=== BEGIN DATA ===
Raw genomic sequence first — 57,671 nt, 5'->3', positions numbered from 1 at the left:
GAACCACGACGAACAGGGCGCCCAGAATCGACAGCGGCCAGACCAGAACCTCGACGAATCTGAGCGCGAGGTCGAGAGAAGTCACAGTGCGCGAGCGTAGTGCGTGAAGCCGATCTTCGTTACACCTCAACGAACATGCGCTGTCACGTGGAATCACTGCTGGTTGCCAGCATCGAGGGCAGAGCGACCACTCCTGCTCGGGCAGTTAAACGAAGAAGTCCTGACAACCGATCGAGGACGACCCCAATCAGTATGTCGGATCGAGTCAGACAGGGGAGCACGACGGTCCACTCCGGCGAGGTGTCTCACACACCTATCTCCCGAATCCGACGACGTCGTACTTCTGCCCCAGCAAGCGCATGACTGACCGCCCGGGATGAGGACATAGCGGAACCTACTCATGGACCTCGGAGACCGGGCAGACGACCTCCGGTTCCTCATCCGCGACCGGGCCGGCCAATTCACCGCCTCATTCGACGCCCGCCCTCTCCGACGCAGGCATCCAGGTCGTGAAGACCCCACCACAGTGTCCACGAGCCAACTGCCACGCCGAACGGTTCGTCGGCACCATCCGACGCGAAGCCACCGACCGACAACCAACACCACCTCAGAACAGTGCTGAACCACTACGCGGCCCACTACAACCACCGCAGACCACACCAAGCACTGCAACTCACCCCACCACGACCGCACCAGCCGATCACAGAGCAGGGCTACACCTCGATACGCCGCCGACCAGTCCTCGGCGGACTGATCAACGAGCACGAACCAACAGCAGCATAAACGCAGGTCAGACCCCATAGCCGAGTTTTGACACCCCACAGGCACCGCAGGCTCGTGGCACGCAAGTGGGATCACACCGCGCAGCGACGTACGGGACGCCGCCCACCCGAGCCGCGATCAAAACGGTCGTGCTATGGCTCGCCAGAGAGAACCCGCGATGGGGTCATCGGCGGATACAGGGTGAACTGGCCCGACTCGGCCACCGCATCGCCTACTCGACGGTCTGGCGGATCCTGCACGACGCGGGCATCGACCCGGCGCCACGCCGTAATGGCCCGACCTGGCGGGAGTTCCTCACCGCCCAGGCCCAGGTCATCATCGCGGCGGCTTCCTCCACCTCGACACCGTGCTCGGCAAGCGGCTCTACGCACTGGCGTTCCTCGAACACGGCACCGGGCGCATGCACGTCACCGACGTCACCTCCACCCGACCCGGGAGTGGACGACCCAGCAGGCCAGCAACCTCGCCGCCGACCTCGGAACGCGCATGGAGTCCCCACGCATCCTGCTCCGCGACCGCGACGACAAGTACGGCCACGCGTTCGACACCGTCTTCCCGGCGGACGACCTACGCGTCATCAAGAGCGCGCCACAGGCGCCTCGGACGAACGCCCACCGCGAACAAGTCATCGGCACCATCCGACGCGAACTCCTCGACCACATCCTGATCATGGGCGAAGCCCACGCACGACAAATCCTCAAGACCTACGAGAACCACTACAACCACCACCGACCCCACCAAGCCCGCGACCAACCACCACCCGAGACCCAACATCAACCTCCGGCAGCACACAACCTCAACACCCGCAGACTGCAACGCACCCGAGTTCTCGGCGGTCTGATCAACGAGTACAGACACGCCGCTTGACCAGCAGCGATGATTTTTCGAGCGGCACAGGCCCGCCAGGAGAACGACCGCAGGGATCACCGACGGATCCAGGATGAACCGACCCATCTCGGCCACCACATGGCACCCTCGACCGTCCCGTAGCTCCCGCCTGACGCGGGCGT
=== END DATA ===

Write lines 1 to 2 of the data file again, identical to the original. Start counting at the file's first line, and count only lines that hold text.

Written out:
Raw genomic sequence first — 57,671 nt, 5'->3', positions numbered from 1 at the left:
GAACCACGACGAACAGGGCGCCCAGAATCGACAGCGGCCAGACCAGAACCTCGACGAATCTGAGCGCGAGGTCGAGAGAAGTCACAGTGCGCGAGCGTAGTGCGTGAAGCCGATCTTCGTTACACCTCAACGAACATGCGCTGTCACGTGGAATCACTGCTGGTTGCCAGCATCGAGGGCAGAGCGACCACTCCTGCTCGGGCAGTTAAACGAAGAAGTCCTGACAACCGATCGAGGACGACCCCAATCAGTATGTCGGATCGAGTCAGACAGGGGAGCACGACGGTCCACTCCGGCGAGGTGTCTCACACACCTATCTCCCGAATCCGACGACGTCGTACTTCTGCCCCAGCAAGCGCATGACTGACCGCCCGGGATGAGGACATAGCGGAACCTACTCATGGACCTCGGAGACCGGGCAGACGACCTCCGGTTCCTCATCCGCGACCGGGCCGGCCAATTCACCGCCTCATTCGACGCCCGCCCTCTCCGACGCAGGCATCCAGGTCGTGAAGACCCCACCACAGTGTCCACGAGCCAACTGCCACGCCGAACGGTTCGTCGGCACCATCCGACGCGAAGCCACCGACCGACAACCAACACCACCTCAGAACAGTGCTGAACCACTACGCGGCCCACTACAACCACCGCAGACCACACCAAGCACTGCAACTCACCCCACCACGACCGCACCAGCCGATCACAGAGCAGGGCTACACCTCGATACGCCGCCGACCAGTCCTCGGCGGACTGATCAACGAGCACGAACCAACAGCAGCATAAACGCAGGTCAGACCCCATAGCCGAGTTTTGACACCCCACAGGCACCGCAGGCTCGTGGCACGCAAGTGGGATCACACCGCGCAGCGACGTACGGGACGCCGCCCACCCGAGCCGCGATCAAAACGGTCGTGCTATGGCTCGCCAGAGAGAACCCGCGATGGGGTCATCGGCGGATACAGGGTGAACTGGCCCGACTCGGCCACCGCATCGCCTACTCGACGGTCTGGCGGATCCTGCACGACGCGGGCATCGACCCGGCGCCACGCCGTAATGGCCCGACCTGGCGGGAGTTCCTCACCGCCCAGGCCCAGGTCATCATCGCGGCGGCTTCCTCCACCTCGACACCGTGCTCGGCAAGCGGCTCTACGCACTGGCGTTCCTCGAACACGGCACCGGGCGCATGCACGTCACCGACGTCACCTCCACCCGACCCGGGAGTGGACGACCCAGCAGGCCAGCAACCTCGCCGCCGACCTCGGAACGCGCATGGAGTCCCCACGCATCCTGCTCCGCGACCGCGACGACAAGTACGGCCACGCGTTCGACACCGTCTTCCCGGCGGACGACCTACGCGTCATCAAGAGCGCGCCACAGGCGCCTCGGACGAACGCCCACCGCGAACAAGTCATCGGCACCATCCGACGCGAACTCCTCGACCACATCCTGATCATGGGCGAAGCCCACGCACGACAAATCCTCAAGACCTACGAGAACCACTACAACCACCACCGACCCCACCAAGCCCGCGACCAACCACCACCCGAGACCCAACATCAACCTCCGGCAGCACACAACCTCAACACCCGCAGACTGCAACGCACCCGAGTTCTCGGCGGTCTGATCAACGAGTACAGACACGCCGCTTGACCAGCAGCGATGATTTTTCGAGCGGCACAGGCCCGCCAGGAGAACGACCGCAGGGATCACCGACGGATCCAGGATGAACCGACCCATCTCGGCCACCACATGGCACCCTCGACCGTCCCGTAGCTCCCGCCTGACGCGGGCGT